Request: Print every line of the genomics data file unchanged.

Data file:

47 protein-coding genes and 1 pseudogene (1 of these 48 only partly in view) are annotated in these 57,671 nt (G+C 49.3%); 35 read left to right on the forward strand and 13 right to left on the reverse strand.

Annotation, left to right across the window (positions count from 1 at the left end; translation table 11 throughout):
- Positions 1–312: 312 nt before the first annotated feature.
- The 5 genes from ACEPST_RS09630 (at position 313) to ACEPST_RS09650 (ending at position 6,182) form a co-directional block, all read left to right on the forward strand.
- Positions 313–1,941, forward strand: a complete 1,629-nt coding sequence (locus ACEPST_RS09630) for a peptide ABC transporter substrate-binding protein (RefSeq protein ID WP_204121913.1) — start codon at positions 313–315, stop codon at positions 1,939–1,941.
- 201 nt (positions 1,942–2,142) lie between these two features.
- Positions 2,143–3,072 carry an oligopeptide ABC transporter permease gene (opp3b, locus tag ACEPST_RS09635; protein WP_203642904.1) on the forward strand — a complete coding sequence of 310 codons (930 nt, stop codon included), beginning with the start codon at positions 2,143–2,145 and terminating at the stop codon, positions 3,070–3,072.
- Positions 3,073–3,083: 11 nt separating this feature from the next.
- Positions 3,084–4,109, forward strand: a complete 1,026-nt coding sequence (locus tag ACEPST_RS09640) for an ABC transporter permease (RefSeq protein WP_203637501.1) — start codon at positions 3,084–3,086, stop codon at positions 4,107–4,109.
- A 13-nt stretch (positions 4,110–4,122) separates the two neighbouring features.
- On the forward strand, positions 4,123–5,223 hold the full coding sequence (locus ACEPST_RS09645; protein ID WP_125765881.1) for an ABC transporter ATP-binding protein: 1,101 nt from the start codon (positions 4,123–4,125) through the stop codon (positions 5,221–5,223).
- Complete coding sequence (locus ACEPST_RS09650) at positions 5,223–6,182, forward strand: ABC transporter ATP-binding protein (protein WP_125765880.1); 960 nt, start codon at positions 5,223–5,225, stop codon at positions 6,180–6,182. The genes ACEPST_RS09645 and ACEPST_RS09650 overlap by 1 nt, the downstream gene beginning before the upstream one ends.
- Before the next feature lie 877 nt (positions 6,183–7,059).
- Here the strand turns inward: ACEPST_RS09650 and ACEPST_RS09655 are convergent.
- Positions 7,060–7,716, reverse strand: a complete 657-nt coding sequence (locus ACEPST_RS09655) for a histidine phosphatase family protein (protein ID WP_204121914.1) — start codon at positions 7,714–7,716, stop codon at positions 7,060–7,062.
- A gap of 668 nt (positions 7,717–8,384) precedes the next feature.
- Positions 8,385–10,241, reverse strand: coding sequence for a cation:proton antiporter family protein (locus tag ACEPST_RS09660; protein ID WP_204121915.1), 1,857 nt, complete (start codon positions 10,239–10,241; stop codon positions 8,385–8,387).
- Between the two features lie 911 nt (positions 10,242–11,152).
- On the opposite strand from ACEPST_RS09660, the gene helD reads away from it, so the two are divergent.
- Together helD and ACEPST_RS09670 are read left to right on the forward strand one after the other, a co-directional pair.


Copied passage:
47 protein-coding genes and 1 pseudogene (1 of these 48 only partly in view) are annotated in these 57,671 nt (G+C 49.3%); 35 read left to right on the forward strand and 13 right to left on the reverse strand.

Annotation, left to right across the window (positions count from 1 at the left end; translation table 11 throughout):
- Positions 1–312: 312 nt before the first annotated feature.
- The 5 genes from ACEPST_RS09630 (at position 313) to ACEPST_RS09650 (ending at position 6,182) form a co-directional block, all read left to right on the forward strand.
- Positions 313–1,941, forward strand: a complete 1,629-nt coding sequence (locus ACEPST_RS09630) for a peptide ABC transporter substrate-binding protein (RefSeq protein ID WP_204121913.1) — start codon at positions 313–315, stop codon at positions 1,939–1,941.
- 201 nt (positions 1,942–2,142) lie between these two features.
- Positions 2,143–3,072 carry an oligopeptide ABC transporter permease gene (opp3b, locus tag ACEPST_RS09635; protein WP_203642904.1) on the forward strand — a complete coding sequence of 310 codons (930 nt, stop codon included), beginning with the start codon at positions 2,143–2,145 and terminating at the stop codon, positions 3,070–3,072.
- Positions 3,073–3,083: 11 nt separating this feature from the next.
- Positions 3,084–4,109, forward strand: a complete 1,026-nt coding sequence (locus tag ACEPST_RS09640) for an ABC transporter permease (RefSeq protein WP_203637501.1) — start codon at positions 3,084–3,086, stop codon at positions 4,107–4,109.
- A 13-nt stretch (positions 4,110–4,122) separates the two neighbouring features.
- On the forward strand, positions 4,123–5,223 hold the full coding sequence (locus ACEPST_RS09645; protein ID WP_125765881.1) for an ABC transporter ATP-binding protein: 1,101 nt from the start codon (positions 4,123–4,125) through the stop codon (positions 5,221–5,223).
- Complete coding sequence (locus ACEPST_RS09650) at positions 5,223–6,182, forward strand: ABC transporter ATP-binding protein (protein WP_125765880.1); 960 nt, start codon at positions 5,223–5,225, stop codon at positions 6,180–6,182. The genes ACEPST_RS09645 and ACEPST_RS09650 overlap by 1 nt, the downstream gene beginning before the upstream one ends.
- Before the next feature lie 877 nt (positions 6,183–7,059).
- Here the strand turns inward: ACEPST_RS09650 and ACEPST_RS09655 are convergent.
- Positions 7,060–7,716, reverse strand: a complete 657-nt coding sequence (locus ACEPST_RS09655) for a histidine phosphatase family protein (protein ID WP_204121914.1) — start codon at positions 7,714–7,716, stop codon at positions 7,060–7,062.
- A gap of 668 nt (positions 7,717–8,384) precedes the next feature.
- Positions 8,385–10,241, reverse strand: coding sequence for a cation:proton antiporter family protein (locus tag ACEPST_RS09660; protein ID WP_204121915.1), 1,857 nt, complete (start codon positions 10,239–10,241; stop codon positions 8,385–8,387).
- Between the two features lie 911 nt (positions 10,242–11,152).
- On the opposite strand from ACEPST_RS09660, the gene helD reads away from it, so the two are divergent.
- Together helD and ACEPST_RS09670 are read left to right on the forward strand one after the other, a co-directional pair.